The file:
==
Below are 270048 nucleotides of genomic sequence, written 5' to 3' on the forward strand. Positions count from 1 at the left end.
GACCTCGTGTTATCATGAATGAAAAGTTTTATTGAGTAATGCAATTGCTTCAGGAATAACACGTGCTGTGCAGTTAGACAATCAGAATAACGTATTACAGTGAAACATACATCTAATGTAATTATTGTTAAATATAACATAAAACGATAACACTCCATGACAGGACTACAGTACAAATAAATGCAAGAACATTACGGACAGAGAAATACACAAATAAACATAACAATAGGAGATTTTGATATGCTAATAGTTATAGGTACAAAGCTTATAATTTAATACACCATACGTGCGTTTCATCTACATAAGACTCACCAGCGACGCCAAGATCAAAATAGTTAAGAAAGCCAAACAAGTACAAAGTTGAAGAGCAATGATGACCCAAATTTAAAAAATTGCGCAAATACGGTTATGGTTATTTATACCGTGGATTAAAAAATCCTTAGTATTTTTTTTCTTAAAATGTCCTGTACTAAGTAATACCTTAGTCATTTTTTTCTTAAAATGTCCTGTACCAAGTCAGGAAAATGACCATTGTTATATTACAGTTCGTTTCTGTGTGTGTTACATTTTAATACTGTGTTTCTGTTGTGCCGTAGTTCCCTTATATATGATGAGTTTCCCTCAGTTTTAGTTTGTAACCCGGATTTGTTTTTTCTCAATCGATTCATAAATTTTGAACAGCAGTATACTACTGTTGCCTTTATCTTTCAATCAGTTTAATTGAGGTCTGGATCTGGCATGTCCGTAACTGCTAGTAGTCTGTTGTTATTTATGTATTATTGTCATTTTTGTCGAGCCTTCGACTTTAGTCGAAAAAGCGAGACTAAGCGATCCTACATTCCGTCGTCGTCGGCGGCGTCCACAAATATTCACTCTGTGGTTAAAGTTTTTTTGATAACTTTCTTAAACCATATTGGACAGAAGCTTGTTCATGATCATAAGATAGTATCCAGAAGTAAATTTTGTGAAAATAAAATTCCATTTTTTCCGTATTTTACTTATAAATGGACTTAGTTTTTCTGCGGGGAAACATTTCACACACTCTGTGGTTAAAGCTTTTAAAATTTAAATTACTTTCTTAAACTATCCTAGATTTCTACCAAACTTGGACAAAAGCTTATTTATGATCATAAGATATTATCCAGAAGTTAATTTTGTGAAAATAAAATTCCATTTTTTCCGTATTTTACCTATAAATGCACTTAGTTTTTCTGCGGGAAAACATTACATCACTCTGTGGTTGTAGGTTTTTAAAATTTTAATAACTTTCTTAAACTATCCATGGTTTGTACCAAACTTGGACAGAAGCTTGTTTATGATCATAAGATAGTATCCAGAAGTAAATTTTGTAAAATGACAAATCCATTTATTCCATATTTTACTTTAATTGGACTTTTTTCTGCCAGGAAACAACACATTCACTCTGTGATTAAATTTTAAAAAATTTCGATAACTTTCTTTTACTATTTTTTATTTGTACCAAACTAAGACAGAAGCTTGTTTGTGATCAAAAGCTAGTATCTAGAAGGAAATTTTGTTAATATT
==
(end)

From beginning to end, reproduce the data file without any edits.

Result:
Below are 270048 nucleotides of genomic sequence, written 5' to 3' on the forward strand. Positions count from 1 at the left end.
GACCTCGTGTTATCATGAATGAAAAGTTTTATTGAGTAATGCAATTGCTTCAGGAATAACACGTGCTGTGCAGTTAGACAATCAGAATAACGTATTACAGTGAAACATACATCTAATGTAATTATTGTTAAATATAACATAAAACGATAACACTCCATGACAGGACTACAGTACAAATAAATGCAAGAACATTACGGACAGAGAAATACACAAATAAACATAACAATAGGAGATTTTGATATGCTAATAGTTATAGGTACAAAGCTTATAATTTAATACACCATACGTGCGTTTCATCTACATAAGACTCACCAGCGACGCCAAGATCAAAATAGTTAAGAAAGCCAAACAAGTACAAAGTTGAAGAGCAATGATGACCCAAATTTAAAAAATTGCGCAAATACGGTTATGGTTATTTATACCGTGGATTAAAAAATCCTTAGTATTTTTTTTCTTAAAATGTCCTGTACTAAGTAATACCTTAGTCATTTTTTTCTTAAAATGTCCTGTACCAAGTCAGGAAAATGACCATTGTTATATTACAGTTCGTTTCTGTGTGTGTTACATTTTAATACTGTGTTTCTGTTGTGCCGTAGTTCCCTTATATATGATGAGTTTCCCTCAGTTTTAGTTTGTAACCCGGATTTGTTTTTTCTCAATCGATTCATAAATTTTGAACAGCAGTATACTACTGTTGCCTTTATCTTTCAATCAGTTTAATTGAGGTCTGGATCTGGCATGTCCGTAACTGCTAGTAGTCTGTTGTTATTTATGTATTATTGTCATTTTTGTCGAGCCTTCGACTTTAGTCGAAAAAGCGAGACTAAGCGATCCTACATTCCGTCGTCGTCGGCGGCGTCCACAAATATTCACTCTGTGGTTAAAGTTTTTTTGATAACTTTCTTAAACCATATTGGACAGAAGCTTGTTCATGATCATAAGATAGTATCCAGAAGTAAATTTTGTGAAAATAAAATTCCATTTTTTCCGTATTTTACTTATAAATGGACTTAGTTTTTCTGCGGGGAAACATTTCACACACTCTGTGGTTAAAGCTTTTAAAATTTAAATTACTTTCTTAAACTATCCTAGATTTCTACCAAACTTGGACAAAAGCTTATTTATGATCATAAGATATTATCCAGAAGTTAATTTTGTGAAAATAAAATTCCATTTTTTCCGTATTTTACCTATAAATGCACTTAGTTTTTCTGCGGGAAAACATTACATCACTCTGTGGTTGTAGGTTTTTAAAATTTTAATAACTTTCTTAAACTATCCATGGTTTGTACCAAACTTGGACAGAAGCTTGTTTATGATCATAAGATAGTATCCAGAAGTAAATTTTGTAAAATGACAAATCCATTTATTCCATATTTTACTTTAATTGGACTTTTTTCTGCCAGGAAACAACACATTCACTCTGTGATTAAATTTTAAAAAATTTCGATAACTTTCTTTTACTATTTTTTATTTGTACCAAACTAAGACAGAAGCTTGTTTGTGATCAAAAGCTAGTATCTAGAAGGAAATTTTGTTAATATT